PF: Who was the Director at the time?
AKA: It was then Pastor Emmanuel Kwasi Acquah. Both of us were called at the same time. We served his first term together, but when he had one year to complete his second term, he was transferred to South Africa as a Missionary. Then Pastor David Nyansah Hayfron (now Apostle) was brought in to finish Apostle Acquah’s one year and then serve for two terms of eight years. That is why I still had one year to serve under the current Director, Pastor Ebenezer Hagan. So in all, I served as Deputy Director for 16 years, under three Directors, that is seven (7 years) under Apostle Acquah, nine (9) years under Apostle Hayfron and about one (1) year under Pastor Hagan.
PF: What did you bring on board as a Deputy Director?
AKA: [Laughs]. I am a product of God’s grace. This is not like academia or the corporate world; this is a pure church field, and therefore. The most significant thing that makes all the important decisions and difference has to do with the grace of God. So, I don’t want to talk about my credentials as to the things we were able to do at the Ministry.
The task required enormous grace, because when someone is called, he is not taken to the classroom and taught what should be done. So, we had to rely on the grace of God. Interestingly, a few months before our appointment, the then Apostle Acquah, who was Pentecost Students and Associates (PENSA) Travelling Secretary for the Ashanti Region, organised a programme in Kumasi I was invited to be the guest speaker. In fact, both of us were speakers at that programme which was about giving the baton of the fathers to the next generation. Then at the next Council Meeting, the two of us were called to lead the Youth Ministry.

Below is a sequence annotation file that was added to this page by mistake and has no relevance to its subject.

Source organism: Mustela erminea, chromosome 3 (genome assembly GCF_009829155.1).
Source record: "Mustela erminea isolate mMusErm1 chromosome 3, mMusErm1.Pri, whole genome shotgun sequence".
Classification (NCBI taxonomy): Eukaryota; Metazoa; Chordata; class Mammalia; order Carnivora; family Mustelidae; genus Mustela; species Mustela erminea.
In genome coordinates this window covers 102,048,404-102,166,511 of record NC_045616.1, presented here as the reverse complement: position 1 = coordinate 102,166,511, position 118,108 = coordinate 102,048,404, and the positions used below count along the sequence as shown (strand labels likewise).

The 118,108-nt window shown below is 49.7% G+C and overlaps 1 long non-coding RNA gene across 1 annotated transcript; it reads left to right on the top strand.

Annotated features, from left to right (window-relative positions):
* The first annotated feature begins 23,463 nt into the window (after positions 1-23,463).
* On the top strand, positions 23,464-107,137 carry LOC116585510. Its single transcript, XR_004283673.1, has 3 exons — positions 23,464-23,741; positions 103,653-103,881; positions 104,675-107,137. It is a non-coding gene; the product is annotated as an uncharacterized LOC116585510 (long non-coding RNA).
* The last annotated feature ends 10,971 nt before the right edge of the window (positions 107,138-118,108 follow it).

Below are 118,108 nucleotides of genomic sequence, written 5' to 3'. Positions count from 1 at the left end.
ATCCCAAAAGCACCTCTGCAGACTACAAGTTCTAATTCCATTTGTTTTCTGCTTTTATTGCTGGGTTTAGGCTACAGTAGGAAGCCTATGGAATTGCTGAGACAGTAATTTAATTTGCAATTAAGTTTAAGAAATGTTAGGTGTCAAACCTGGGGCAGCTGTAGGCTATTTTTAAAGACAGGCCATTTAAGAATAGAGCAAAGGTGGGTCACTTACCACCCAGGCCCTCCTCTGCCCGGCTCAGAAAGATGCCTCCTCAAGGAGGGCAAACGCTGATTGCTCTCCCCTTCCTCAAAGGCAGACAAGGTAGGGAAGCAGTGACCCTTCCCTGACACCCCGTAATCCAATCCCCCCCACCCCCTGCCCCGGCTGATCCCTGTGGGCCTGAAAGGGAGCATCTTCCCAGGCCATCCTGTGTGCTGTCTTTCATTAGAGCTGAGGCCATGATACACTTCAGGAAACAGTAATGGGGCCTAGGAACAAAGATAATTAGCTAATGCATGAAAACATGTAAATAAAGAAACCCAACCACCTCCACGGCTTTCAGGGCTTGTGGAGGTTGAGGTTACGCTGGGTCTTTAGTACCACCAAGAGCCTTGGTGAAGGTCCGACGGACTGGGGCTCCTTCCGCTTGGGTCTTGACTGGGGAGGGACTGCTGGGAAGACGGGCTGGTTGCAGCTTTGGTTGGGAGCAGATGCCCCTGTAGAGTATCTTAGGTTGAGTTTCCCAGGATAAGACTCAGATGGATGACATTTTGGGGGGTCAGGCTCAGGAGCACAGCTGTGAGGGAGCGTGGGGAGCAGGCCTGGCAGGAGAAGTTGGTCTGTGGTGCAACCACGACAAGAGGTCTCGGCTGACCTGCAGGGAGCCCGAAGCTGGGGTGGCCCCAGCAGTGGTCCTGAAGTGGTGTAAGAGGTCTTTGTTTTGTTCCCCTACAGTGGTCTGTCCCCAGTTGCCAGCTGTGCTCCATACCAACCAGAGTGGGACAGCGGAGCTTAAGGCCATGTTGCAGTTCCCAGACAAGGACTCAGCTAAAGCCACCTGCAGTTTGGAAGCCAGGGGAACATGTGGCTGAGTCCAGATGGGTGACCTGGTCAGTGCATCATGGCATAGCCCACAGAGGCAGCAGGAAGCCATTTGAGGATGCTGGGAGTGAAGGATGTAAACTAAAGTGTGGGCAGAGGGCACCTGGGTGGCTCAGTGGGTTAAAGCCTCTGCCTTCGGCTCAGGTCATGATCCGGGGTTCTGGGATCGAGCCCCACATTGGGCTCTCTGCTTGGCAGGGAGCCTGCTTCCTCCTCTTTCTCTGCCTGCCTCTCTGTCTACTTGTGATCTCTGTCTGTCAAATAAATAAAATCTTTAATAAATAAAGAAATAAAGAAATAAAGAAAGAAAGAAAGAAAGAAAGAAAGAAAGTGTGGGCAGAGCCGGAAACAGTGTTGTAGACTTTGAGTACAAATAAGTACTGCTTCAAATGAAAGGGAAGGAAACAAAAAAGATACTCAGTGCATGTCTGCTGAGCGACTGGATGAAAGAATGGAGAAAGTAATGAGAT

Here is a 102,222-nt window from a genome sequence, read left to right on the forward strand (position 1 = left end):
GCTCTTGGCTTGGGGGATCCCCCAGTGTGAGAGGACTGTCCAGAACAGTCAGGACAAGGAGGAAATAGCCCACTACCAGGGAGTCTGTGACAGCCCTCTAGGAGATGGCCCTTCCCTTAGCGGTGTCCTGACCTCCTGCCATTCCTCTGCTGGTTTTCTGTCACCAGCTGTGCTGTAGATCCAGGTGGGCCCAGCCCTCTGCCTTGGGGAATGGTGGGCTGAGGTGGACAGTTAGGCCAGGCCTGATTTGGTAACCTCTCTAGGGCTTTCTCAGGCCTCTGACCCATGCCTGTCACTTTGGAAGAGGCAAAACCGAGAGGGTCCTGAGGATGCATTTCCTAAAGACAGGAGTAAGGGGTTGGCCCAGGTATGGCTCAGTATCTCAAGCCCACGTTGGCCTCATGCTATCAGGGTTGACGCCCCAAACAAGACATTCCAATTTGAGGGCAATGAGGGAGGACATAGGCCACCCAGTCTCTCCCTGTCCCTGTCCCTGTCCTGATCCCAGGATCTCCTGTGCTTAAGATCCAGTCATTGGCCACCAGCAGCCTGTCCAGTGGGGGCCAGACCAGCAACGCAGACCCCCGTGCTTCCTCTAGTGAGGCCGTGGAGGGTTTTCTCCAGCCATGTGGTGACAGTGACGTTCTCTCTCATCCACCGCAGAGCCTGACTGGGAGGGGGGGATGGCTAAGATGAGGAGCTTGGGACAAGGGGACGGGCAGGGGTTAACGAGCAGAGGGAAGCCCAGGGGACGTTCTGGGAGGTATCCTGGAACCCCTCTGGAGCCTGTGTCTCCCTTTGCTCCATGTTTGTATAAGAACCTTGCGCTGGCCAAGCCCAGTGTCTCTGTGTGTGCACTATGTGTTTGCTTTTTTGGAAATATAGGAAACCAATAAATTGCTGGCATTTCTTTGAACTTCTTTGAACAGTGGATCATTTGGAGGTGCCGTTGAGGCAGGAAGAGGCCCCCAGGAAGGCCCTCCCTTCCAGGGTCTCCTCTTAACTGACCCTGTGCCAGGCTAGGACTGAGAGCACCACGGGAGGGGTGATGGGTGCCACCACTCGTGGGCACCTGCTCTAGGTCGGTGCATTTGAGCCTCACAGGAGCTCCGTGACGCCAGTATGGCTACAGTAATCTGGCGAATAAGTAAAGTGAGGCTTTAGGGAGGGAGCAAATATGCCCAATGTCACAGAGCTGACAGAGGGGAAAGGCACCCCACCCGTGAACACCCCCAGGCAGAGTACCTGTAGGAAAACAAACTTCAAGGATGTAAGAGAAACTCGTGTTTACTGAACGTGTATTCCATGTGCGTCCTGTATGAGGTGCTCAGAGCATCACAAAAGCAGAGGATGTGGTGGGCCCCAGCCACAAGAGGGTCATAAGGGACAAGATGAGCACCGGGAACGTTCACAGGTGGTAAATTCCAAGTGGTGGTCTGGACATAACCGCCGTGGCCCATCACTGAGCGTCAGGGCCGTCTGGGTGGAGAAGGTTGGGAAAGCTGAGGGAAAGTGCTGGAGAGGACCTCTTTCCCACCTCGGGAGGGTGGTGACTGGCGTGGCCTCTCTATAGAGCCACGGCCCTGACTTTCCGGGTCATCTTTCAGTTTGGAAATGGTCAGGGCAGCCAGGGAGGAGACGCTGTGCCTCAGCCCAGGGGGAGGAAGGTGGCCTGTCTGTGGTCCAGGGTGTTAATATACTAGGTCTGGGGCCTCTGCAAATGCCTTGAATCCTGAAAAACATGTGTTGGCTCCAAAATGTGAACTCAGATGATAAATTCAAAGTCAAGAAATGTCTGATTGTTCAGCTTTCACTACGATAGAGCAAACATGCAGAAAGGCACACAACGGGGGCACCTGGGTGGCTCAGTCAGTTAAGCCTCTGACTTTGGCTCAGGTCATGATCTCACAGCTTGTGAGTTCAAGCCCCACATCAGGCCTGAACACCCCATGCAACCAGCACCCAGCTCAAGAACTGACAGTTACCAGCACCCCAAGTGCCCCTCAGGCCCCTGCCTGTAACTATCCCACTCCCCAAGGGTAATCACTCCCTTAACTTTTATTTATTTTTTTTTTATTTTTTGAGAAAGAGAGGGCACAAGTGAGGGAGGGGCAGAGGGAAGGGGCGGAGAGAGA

PF: What was the Youth Ministry then, and now?
AKA: [Heaves a sigh]. Honestly, because I was “somehow” part of Apostle Atsu’s team, I knew some of the challenges that confronted them as youth leaders. The Youth Ministry, at the time of our appointment, had come out of two difficult eras. The first one was the PENSA era, which led to merging of PENSA and the then Witness Movement into the Pentecost Youth and Evangelistic Movement, (PENTYEM) which was led by Apostle Peter Ayerakwa (now retired). Later, there was a recreation and Pentecost Youth Ministry came out with Apostle Noble-Atsu as the International Director. With all these changes, it became necessary for the leaders to pay very close attention to what was happening with young people, especially the educated young people, in the church.
That was a big issue because that was the period of the upsurge of the charismatic movement in Ghana. That was the period when very strong, gifted and imposing characters were moving all over the place – on campuses and town fellowships. So, what became of it was that PENTYEM phased off for Youth Ministry and Witness Movement to emerge. Still the adult populace did not see the youth as any prospect for the work of ministry. So, there was some seeming tension between the older people and the young ones. The educated young elite felt as if they were unwanted persons in the church.